Kuhn received a Naval ROTC scholarship to the University of New Mexico. With the Vietnam War winding down when he finished college, there was a one-year waiting list to get into flight school. But as an engineer he also was interested in the Navy’s nuclear submarine program, which with the Cold War still going strong was fast expanding. He served 4 1/2 years doing engineering work as a submarine officer, having been assigned in 1973 to the U.S. Halibut.

“We did some interesting things,” Kuhn said in a bit of an understatement.

Among them was tapping undersea cables connecting the Kamchatka Peninsula to the Soviet mainland. As a result the United States was able to intercept communications on the performance of Soviet test missiles fired into the peninsula.

It wasn’t until many years later that Kuhn came to fully understand the gravity of the work in which his sub was engaged. The role it played and the risk that was involved are particularly well detailed in a book called “Blind Man’s Bluff: The Untold Story of American Submarine Espionage.”

Kuhn said it turned out that if the sub ran into troubles, the captain was under orders to scuttle it, meaning the deaths of all 120 or so on board.

“I didn’t really realize it at the time and it never really crossed my mind at that time that it was all that dangerous, but reading back on it, it clearly was dangerous,” he said.

After his Naval service, Kuhn went to graduate school at Pepperdine University in California while starting to work at Bechtel, part-time at first. He helped Bechtel with start-up of a number of nuclear plants.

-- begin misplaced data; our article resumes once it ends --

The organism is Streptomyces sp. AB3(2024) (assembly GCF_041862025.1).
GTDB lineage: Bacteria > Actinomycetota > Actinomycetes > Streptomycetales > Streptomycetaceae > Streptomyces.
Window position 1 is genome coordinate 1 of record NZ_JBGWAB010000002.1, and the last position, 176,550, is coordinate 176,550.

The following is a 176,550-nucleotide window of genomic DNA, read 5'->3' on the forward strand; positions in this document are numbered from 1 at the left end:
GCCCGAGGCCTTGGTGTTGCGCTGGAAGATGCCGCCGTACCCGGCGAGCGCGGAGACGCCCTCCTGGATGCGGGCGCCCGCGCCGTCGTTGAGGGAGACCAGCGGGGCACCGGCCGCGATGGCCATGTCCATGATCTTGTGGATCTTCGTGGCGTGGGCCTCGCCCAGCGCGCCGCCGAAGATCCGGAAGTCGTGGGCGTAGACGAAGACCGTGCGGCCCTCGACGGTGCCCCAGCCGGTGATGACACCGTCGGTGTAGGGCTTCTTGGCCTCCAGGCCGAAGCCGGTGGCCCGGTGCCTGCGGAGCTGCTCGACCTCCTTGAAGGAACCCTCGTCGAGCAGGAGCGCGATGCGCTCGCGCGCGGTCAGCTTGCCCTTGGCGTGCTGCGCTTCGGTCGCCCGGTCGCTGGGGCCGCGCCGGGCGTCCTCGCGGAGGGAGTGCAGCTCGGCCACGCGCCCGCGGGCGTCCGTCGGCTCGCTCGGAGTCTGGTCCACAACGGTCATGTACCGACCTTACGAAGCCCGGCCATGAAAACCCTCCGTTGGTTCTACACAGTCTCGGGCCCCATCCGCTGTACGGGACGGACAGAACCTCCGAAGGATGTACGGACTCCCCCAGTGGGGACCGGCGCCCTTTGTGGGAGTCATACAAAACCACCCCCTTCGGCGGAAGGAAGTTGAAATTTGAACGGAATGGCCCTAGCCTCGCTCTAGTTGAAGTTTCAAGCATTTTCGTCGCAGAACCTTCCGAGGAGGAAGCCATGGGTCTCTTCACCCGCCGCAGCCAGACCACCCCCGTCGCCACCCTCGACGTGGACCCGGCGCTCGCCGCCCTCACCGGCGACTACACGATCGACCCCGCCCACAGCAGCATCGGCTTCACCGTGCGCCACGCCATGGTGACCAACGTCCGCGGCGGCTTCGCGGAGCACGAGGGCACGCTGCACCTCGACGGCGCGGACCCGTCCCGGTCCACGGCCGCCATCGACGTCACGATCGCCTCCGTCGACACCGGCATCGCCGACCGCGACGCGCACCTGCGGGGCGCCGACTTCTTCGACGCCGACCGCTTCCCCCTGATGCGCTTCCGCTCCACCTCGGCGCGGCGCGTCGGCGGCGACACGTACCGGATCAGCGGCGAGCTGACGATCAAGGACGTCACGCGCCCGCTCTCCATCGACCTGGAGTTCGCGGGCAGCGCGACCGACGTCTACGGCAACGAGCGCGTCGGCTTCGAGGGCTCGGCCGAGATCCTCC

But over time he saw that the future of nuclear power didn’t look promising. The capital costs were high and utilities weren’t ordering new nuclear plants. It was just when Kuhn was wondering what to do career-wise that he spotted that Wall Street Journal ad.

Soon, a guy who spent months at a time underwater aboard a sub was becoming immersed in Western water issues. When Kuhn joined the river district, it mostly was involved in lobbying on behalf of Western Slope interests. He now oversees an agency that has diversified through means such as taking on reservoir projects, participating in endangered fish recovery efforts and focusing on issues such as protection of recreational river flows for tourist-based economies.

Meanwhile, Kuhn has become increasingly concerned as recent developments have provided further evidence for long-held worries about the Colorado River’s water supply. Just last fall, Lake Mead’s elevation fell to the lowest level since it first started filling in the 1930s. Tree-ring studies and other evidence now suggest the last century was one of the wettest periods over more than a millennium for the Colorado River Basin, meaning a river that already struggles to meet human and other needs today may have even less water to offer tomorrow.

And then there’s climate change. Kuhn realizes the skepticism surrounding this issue, but feels obligated to listen to the preponderance of science suggesting it is a legitimate threat likely to make the Southwest drier.

“Do you ignore that, and if you do, isn’t that very risky?” he said.

Kuhn fears a future in which things get drier and municipal water development continues at the expense of agriculture, recreation and the environment. But he’s also hopeful that forward-thinking organizations can work to protect these other values.

When Kuhn isn’t contemplating such weighty issues, he enjoys biking and hiking with his wife, Sue. Kuhn also is a high school football referee, and the younger of his two daughters, Kenzie, is a standout player for the Glenwood Springs High School basketball team.